CDU's Lackluster Record

Aydan Özoguz said she is being supported by SPD, partly because she is an immigrant and a woman. But some colleagues who see it very differently. The fact that people with foreign-sounding names are interested in politics, and not just in integration issues is something "many in this country still need to get used to," she said.

Ilkhanipour and Özoguz are both members of the SPD, a party which offers immigrants relatively good opportunities. But the situation in the CDU is quite different, said Bülent Arslan a German-born Turk who heads the conservative party's German-Turkish forum. He said he has never been selected as a candidate for the party's election list.

And the CDU's lackluster record with immigrants is reflected among voters. In March this year, the Berlin market researchers "Data 4 U" interviewed Turks as to their voting plans. While the SPD cornered more than 55 percent of their support, the CDU trailed with just 10 percent. CDU officials, including Chancellor Angela Merkel, have often expressed their opposition to Turkey becoming a member of the European Union in the past.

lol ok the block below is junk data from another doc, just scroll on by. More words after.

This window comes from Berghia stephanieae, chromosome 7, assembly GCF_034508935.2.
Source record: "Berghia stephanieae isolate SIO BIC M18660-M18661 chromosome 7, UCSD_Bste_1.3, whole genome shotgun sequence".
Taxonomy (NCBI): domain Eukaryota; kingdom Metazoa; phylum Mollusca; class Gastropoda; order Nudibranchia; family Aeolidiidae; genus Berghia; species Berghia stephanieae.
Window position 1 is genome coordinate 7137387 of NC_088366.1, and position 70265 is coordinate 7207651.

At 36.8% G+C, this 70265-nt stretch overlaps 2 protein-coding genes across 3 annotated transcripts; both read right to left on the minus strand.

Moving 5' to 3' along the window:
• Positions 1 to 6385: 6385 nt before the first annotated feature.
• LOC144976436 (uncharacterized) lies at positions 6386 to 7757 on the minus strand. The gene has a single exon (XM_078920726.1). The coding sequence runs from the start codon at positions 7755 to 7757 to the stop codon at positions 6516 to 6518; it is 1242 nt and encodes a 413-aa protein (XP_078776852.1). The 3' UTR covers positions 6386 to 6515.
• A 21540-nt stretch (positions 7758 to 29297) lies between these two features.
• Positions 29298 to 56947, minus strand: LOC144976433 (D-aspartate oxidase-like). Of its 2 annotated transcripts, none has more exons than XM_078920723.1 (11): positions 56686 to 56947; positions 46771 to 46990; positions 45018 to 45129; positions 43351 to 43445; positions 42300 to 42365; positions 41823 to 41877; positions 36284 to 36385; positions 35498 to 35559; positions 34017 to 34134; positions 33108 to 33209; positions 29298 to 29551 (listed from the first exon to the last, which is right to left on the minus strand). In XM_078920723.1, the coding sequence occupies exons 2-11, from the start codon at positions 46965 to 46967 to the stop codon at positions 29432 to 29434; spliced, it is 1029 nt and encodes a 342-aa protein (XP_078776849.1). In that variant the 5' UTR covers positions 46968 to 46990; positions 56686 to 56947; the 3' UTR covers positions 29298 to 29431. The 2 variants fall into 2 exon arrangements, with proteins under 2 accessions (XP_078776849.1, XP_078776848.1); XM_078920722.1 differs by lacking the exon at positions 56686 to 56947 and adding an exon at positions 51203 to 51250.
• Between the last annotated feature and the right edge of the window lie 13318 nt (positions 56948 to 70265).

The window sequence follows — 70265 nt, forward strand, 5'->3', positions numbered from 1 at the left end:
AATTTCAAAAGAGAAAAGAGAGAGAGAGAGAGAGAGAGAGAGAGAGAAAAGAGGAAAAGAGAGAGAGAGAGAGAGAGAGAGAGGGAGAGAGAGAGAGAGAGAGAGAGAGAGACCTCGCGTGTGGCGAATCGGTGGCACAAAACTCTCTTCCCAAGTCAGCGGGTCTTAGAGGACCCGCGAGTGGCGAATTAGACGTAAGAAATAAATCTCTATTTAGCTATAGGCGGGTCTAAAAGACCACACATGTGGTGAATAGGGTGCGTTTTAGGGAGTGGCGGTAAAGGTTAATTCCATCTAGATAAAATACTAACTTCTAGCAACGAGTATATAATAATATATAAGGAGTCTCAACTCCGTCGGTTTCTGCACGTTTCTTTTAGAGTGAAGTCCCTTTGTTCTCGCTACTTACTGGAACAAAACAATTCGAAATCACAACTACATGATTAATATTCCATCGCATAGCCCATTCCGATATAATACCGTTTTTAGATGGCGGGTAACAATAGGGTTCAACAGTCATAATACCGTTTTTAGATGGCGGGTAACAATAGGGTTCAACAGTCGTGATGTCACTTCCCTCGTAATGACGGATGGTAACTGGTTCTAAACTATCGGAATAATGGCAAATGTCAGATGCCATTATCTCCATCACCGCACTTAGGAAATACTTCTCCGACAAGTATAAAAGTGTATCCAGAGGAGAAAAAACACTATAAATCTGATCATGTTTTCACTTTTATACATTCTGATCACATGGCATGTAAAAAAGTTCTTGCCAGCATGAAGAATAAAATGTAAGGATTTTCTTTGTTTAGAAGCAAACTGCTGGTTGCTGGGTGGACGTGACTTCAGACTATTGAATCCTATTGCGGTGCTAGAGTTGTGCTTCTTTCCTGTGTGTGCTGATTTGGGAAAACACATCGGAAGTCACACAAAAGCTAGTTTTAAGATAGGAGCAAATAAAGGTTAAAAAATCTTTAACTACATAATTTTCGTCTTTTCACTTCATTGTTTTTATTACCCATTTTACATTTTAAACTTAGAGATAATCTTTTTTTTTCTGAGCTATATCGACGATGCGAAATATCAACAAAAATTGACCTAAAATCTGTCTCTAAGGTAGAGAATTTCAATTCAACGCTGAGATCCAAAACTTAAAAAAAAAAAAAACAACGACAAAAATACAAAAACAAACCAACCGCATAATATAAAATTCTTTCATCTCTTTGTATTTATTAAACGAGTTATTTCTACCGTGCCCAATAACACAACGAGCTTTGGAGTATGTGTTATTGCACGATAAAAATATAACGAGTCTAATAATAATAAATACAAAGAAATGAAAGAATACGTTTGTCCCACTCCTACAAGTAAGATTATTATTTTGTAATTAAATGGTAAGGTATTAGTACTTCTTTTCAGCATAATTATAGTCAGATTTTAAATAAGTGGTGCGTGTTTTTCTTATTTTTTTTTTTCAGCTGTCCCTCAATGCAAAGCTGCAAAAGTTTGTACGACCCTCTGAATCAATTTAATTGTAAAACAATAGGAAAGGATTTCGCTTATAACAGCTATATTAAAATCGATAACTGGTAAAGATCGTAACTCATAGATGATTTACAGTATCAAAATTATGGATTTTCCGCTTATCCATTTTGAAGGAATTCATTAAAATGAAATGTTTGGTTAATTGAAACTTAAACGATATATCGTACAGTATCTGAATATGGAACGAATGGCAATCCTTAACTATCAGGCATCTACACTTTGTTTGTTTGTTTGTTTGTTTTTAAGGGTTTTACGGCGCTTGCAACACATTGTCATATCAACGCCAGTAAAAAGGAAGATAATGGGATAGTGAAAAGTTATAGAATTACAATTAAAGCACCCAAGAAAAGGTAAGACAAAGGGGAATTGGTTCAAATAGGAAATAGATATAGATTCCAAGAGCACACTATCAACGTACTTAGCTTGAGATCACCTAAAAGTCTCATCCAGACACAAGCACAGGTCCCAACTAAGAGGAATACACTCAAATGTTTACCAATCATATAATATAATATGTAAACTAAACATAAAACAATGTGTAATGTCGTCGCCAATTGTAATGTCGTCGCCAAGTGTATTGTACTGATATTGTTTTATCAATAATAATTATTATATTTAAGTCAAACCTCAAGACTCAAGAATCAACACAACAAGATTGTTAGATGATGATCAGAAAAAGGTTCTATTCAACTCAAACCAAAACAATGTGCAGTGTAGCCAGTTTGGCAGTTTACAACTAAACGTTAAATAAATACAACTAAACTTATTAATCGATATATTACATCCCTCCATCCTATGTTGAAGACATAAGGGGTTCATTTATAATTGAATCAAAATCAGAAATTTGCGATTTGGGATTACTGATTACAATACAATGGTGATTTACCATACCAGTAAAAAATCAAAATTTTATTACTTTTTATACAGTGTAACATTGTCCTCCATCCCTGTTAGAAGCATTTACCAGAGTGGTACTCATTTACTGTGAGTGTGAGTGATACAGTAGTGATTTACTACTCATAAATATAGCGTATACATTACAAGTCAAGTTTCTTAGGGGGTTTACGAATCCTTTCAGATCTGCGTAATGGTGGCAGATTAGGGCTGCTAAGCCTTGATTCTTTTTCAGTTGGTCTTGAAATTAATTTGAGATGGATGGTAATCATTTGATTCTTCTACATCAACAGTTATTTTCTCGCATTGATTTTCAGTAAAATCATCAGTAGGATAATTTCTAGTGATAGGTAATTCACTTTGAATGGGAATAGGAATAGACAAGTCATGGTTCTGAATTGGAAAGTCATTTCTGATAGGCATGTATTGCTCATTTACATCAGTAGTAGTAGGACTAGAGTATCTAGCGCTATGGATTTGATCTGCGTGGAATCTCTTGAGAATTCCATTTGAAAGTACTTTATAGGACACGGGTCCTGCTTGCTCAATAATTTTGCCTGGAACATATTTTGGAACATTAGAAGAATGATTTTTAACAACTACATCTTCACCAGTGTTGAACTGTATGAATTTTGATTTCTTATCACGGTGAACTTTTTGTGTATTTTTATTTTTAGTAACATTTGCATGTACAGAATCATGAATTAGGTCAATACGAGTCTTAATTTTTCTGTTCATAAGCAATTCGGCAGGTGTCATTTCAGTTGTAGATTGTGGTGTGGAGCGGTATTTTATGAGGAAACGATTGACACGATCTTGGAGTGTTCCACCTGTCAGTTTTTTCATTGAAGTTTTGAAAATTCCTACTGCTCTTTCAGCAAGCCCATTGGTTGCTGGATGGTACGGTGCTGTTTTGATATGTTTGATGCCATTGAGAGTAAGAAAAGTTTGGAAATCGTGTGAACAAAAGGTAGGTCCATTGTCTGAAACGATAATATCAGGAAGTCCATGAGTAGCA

According to a recent survey the foundation Islam-Archivs carried out in a small town in North Rhine-Westphalia, only 4 percent of Muslims would vote for the CDU. And, despite this, little has changed in his party -- even though CDU leaders have held more discussions than ever about the issue. "There are no candidates who come from an immigration background with good prospects in the Bundestag elections," said Arslan, adding that after the positive words "everyone fights for their old seats again. We haven't yet reached the age of the German politician with a Turkish background."

But real breakthrough will happen when people and parties cease to differentiate between immigrants and non-immigrants. The aim, Cem Özdemir said, is a society which does not pay attention to color.